"Mom-Manager" to "Consultant"
One of my parenting goals for 2023 is to be mindful of changing my job title from "Mom the Manager" to "Mom the Consultant" for my oldest child. At 17 years old and a junior in high-school, the reality that my son is almost legally an adult is hitting me.
My son deals with ADHD (and is very open with sharing that with others). As a result of weaknesses in certain executive functioning skills, over the years I've become accustomed to operating sort of like his "manager".
He struggled with time management, so I helped keep him on track.
He forgot things, so I doubled checked on them and reminded him.
He got distracted easily, so I adjusted things to help with attention.
He procrastinated on big projects, so I helped him break them down.
and so on, and so on...
All of these things had their time and place. But now, his skills are improving. His time management, active memory, attention and task initiation are getting better. I need to adjust my role from being his "manager", the one who makes sure it all gets done right, and on time... to being there as a "consultant". As a consultant I can still be present for him, but I also need to step back and allow him to take full ownership.
Maybe that sounds easy to you, but it's taking lots of mindfulness for me to change roles. Of course, it's easy when I think things are going well, and he's "managing" effectively. It's much much harder when I feel like his use (or misuse) of time is leading towards unpleasant results for him.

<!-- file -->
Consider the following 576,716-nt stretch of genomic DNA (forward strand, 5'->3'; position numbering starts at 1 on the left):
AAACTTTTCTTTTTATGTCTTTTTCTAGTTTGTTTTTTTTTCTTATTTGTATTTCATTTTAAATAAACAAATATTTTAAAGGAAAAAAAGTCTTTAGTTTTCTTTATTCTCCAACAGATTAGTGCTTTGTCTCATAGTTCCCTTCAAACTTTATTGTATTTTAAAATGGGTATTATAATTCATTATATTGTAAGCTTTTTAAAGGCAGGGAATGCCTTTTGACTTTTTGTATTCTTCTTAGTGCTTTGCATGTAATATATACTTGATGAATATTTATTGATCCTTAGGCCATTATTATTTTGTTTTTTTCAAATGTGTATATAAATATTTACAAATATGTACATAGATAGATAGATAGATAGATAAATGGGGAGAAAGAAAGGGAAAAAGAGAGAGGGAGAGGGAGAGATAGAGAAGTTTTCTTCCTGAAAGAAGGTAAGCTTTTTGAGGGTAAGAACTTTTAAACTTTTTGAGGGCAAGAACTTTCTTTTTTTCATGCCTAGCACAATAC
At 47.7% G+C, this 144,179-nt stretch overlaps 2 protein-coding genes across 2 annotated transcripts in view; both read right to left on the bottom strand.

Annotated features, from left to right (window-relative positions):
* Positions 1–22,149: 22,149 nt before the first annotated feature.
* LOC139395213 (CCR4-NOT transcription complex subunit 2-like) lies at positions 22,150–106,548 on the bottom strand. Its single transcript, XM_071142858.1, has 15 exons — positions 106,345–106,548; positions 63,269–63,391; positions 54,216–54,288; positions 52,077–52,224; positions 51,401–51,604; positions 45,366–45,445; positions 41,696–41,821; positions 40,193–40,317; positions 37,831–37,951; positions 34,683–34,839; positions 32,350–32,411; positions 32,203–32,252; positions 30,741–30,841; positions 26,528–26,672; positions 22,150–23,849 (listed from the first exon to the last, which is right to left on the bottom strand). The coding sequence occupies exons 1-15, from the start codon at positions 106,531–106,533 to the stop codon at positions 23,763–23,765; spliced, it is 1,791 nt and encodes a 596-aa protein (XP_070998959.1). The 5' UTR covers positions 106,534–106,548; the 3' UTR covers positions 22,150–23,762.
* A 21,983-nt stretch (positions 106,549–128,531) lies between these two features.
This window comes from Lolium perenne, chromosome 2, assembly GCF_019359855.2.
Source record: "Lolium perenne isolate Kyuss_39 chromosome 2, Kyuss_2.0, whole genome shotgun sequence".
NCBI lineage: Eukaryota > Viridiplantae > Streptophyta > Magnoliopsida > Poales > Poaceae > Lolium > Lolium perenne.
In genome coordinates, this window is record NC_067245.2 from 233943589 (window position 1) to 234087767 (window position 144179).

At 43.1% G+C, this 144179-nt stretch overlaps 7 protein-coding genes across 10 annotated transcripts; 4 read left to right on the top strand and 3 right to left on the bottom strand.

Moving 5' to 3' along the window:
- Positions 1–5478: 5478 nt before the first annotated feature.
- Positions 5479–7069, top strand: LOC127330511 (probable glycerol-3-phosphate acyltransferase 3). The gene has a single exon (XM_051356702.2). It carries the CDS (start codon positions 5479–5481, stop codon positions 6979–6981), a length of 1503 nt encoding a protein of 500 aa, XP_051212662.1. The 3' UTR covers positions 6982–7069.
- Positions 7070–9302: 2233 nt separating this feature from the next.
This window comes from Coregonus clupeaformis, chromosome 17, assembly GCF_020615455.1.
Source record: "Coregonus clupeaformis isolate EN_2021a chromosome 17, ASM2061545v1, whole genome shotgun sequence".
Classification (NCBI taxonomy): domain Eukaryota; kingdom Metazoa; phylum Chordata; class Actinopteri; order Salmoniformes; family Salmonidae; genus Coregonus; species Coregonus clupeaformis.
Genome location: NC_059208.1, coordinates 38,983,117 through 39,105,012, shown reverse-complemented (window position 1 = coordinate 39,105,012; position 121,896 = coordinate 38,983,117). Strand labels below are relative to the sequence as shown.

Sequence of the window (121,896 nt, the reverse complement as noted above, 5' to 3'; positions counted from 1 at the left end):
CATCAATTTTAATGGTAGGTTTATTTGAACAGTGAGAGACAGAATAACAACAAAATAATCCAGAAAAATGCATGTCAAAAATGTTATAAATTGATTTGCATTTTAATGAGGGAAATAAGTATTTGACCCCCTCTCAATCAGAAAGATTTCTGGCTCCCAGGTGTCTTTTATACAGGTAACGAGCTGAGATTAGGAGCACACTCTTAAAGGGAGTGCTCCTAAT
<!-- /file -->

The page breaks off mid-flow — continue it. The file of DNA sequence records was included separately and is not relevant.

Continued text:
If you have an older child, and feel like you might want to move into the role of "consultant", rather than "manager" here are a few things that are helping me.
1. Talk to your teen/ young adult
I told my son, "I know you're ready to be in the driver's seat of your own life, but I keep wanting to reach over and grab the "steering wheel". I'm working on being here for you more as a consultant that micro-managing you. I'm going to slip up, so feel free to remind me of this."
2. Stay connected.
Being a consultant doesn't mean I'm done parenting or that there are no rules in our home that need to be followed.
3. Allow for failures.
This one is hard for me. I don't like to see my kids fail, and yet I know that so much of what we learn in life comes from failures or set backs. Instead of jumping in to "save the day" when problems happen, encourage your teen to problem solve. Maybe say something like, "Hmmm, what options are you considering?" or "wow, that sounds tough, what are your thoughts?"
4. Connect with things YOU love
If you're an excellent "manager" for a child/teen who is ready to have you move into the "consultant" role, you both will benefit by you investing your additional time and energy into something you enjoy. Is there an activity or hobby you've wanted to try, or that you used to love? Maybe now is the time to dust off those scrap booking skills, join a book club, or start taking walks. You will have more time for your interests when you are in the role of consultant rather than a manager for your teen. When I find myself feeling the need to "manage" when I should step back, it helps me to pour into something that I'm excited about.
If you have a school-aged child with ADHD and are wanting to help support your child and encourage skill building, check out this mini-course:
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